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Property tax blame game; Gianforte weighs-in on legislative races

Voter outrage over high property taxes is a big campaign issue, but how will that translate at the polls? Gov. Gianforte's primary endorsements aren't sitting well with some Republicans. Jon Tester unveils a new hard-hitting ad against his opponent Tim Sheehy. Tim Sheehy has a new ad with a powerful message about his military service.

Campaign Beat is MTPR's weekly political analysis program. MTPR's Sally Mauk is joined by Lee Newspapers State Bureau Chief Holly Michels and UM Political Science Professor and Mansfield Center Fellow Rob Saldin.

Sally Mauk: Rob, Montana's high property taxes are a top issue this election season, but who will politically benefit and who will suffer from it is the big question. The Washington Post did a story this week implying Republicans will be blamed and that will hurt them at the polls, but I'm not so sure.

Rob Saldin: Yeah, well, that's the question, Sally. I think it's pretty clear at this point that this is going to be absolutely central to Ryan Busse's campaign, and it's a good issue for him. Property taxes hit a lot of people. They've gone way up in much of the state. There were warnings that exactly this was going to happen ahead of the last legislative session. You've got Republican county commissioners blaming it on their fellow Republicans in Helena, most notably Gianforte. And it takes an issue — taxes, that's traditionally been a strength for Republicans and is attempting to turn it into a liability. It also fits in nicely to that larger portrayal of Gianforte as a rich guy who's out for himself and his buddies, and who's out of touch with regular Montanans. For all those reasons, it's no wonder Busse has seized on this as a central pillar of his campaign. But as you suggest, I think whether that is going to be enough to break through is obviously an open question, because Gianforte still has a lot of advantages. Incumbent governors usually get reelected. The state has trended much more Republican in recent years. Trump is on the ballot and will presumably draw out some of his supporters who otherwise wouldn't vote, and so on.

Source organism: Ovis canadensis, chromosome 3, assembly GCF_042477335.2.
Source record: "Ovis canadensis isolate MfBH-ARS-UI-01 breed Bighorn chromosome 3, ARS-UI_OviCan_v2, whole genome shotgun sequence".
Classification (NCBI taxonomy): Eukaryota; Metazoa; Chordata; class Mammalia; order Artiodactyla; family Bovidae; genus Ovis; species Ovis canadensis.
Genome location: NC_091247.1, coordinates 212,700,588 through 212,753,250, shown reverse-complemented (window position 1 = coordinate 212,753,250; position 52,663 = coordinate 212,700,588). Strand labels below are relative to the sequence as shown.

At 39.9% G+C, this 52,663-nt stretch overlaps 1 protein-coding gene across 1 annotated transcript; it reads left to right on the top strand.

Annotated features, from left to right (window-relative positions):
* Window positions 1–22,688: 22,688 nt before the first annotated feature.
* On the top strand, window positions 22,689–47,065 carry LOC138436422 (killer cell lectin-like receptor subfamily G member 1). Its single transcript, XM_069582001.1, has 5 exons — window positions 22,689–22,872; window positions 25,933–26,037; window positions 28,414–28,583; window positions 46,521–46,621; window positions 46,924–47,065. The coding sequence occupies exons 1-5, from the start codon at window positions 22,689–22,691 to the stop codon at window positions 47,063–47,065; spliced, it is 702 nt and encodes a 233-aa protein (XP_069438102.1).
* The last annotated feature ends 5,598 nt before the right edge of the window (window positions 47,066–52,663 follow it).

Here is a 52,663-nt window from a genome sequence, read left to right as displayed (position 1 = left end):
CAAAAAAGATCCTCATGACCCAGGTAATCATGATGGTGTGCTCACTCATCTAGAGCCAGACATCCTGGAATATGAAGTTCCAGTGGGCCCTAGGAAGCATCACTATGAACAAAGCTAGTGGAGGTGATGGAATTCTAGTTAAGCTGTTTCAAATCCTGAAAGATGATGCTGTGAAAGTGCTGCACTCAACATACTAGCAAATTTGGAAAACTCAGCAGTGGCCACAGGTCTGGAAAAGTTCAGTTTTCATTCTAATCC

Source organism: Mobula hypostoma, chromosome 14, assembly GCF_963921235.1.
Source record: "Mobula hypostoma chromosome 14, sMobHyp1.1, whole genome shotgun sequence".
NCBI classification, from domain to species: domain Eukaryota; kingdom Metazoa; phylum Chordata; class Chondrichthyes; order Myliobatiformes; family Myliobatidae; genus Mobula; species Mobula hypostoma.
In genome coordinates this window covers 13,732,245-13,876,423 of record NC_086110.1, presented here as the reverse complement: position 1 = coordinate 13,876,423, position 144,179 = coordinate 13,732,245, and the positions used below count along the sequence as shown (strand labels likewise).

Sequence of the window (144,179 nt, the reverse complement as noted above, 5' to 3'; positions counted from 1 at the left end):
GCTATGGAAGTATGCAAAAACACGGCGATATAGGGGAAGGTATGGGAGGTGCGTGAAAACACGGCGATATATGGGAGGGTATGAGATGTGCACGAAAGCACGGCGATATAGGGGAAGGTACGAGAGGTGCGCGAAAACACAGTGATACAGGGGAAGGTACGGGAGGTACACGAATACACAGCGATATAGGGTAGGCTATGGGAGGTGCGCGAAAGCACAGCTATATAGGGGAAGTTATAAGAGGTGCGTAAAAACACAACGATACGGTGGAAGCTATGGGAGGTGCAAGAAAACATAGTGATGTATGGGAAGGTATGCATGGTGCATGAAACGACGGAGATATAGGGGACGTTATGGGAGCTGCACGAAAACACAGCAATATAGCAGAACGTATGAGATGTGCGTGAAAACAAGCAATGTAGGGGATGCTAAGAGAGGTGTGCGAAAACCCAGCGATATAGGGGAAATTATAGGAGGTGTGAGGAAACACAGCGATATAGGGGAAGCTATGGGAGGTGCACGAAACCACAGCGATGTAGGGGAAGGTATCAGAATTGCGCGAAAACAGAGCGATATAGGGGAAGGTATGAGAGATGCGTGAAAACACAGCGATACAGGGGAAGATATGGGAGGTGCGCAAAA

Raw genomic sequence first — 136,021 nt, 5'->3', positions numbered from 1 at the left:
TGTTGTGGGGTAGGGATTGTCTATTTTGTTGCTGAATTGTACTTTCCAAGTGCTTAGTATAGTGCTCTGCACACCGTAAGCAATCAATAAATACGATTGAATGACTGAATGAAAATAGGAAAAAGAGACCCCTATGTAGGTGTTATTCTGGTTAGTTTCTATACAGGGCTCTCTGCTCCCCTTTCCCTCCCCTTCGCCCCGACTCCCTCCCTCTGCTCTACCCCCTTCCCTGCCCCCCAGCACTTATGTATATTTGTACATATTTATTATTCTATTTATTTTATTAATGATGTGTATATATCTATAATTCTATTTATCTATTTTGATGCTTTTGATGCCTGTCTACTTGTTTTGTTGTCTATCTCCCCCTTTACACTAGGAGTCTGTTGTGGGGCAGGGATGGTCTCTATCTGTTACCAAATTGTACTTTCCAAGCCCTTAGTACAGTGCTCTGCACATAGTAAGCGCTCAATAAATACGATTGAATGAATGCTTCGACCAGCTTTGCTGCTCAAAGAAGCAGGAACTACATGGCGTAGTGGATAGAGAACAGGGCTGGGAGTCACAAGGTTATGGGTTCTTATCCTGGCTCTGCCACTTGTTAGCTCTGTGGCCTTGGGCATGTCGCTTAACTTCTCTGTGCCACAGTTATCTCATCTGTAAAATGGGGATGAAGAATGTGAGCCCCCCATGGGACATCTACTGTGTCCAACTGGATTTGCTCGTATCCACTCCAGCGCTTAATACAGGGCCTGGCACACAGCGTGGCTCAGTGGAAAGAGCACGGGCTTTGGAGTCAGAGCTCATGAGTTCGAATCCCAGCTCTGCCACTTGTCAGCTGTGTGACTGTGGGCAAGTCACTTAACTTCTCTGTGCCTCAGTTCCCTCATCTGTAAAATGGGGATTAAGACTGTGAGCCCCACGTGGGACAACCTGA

But the other key thing here, Sally, I think that's worth pointing out, is that there's something of a structural issue going on here, and I'm not sure how many voters focus on this, but looking at the tax base, one part of this is that you've just got limited room to maneuver in a state where there's no sales tax, and where even raising the prospect of maybe thinking about that as a possible revenue source moving forward has been just a total third rail, which, by the way, to an outside observer, that might seem very odd, because after all, nearly every other state has a sales tax and it would capture a lot of revenue from tourists. But anyway, that's a big slice of the revenue pie for nearly every other state. But no one seems to have a stomach for thinking about it here. So, property tax is inevitably just going to be a key revenue source and it is subject to these kinds of swings that we've experienced here recently. But regardless of all that, just on the politics, the situation we find ourselves in does present Busse with a really nice issue to lean into.

Sally Mauk: And he is leaning into it pretty heavily. Speaking of Republicans, Holly, Governor Gianforte is picking his favorites in some of the legislative primary races, and the Republicans he's not supporting are not happy about that.

Holly Michels: These endorsements are pretty interesting. Political observers that I talked with couldn't remember a time before where a governor has leaned in on the primary so heavy like this, really putting his thumb on the makeup of the legislature he wants to work with if he's reelected.

You're right Sally, these endorsements are making some people pretty unhappy. Gianforte is taking a nod here toward more moderate candidates in Republican contested primaries, and there's some fairly notable snubs he's doing as well. Up in the Flathead, The Flathead Beacon reported that Gianforte didn't endorse the sitting state House Speaker, Matt Regier, who is running in a primary for a Senate seat and facing a primary challenger. The Beacon asked him about that specific choice, and Gianforte just generally told the Beacon he's backing candidates he wants to be strong partners with. Regier told the Beacon that he's confident in his record and he's confident the voters will give him the only endorsement that matters in the end.

Over in Cascade County, Gianforte is endorsing Representative Josh Kassmier over the Vice Chair of the state party. That's Representative Lola Sheldon-Galloway in a Senate race. Kassmier's carried some pretty big bills for Gianforte in the past, and he can be more moderate than Sheldon-Galloway. Sheldon-Galloway again has said that she is looking to see, you know, voters are having the final say here.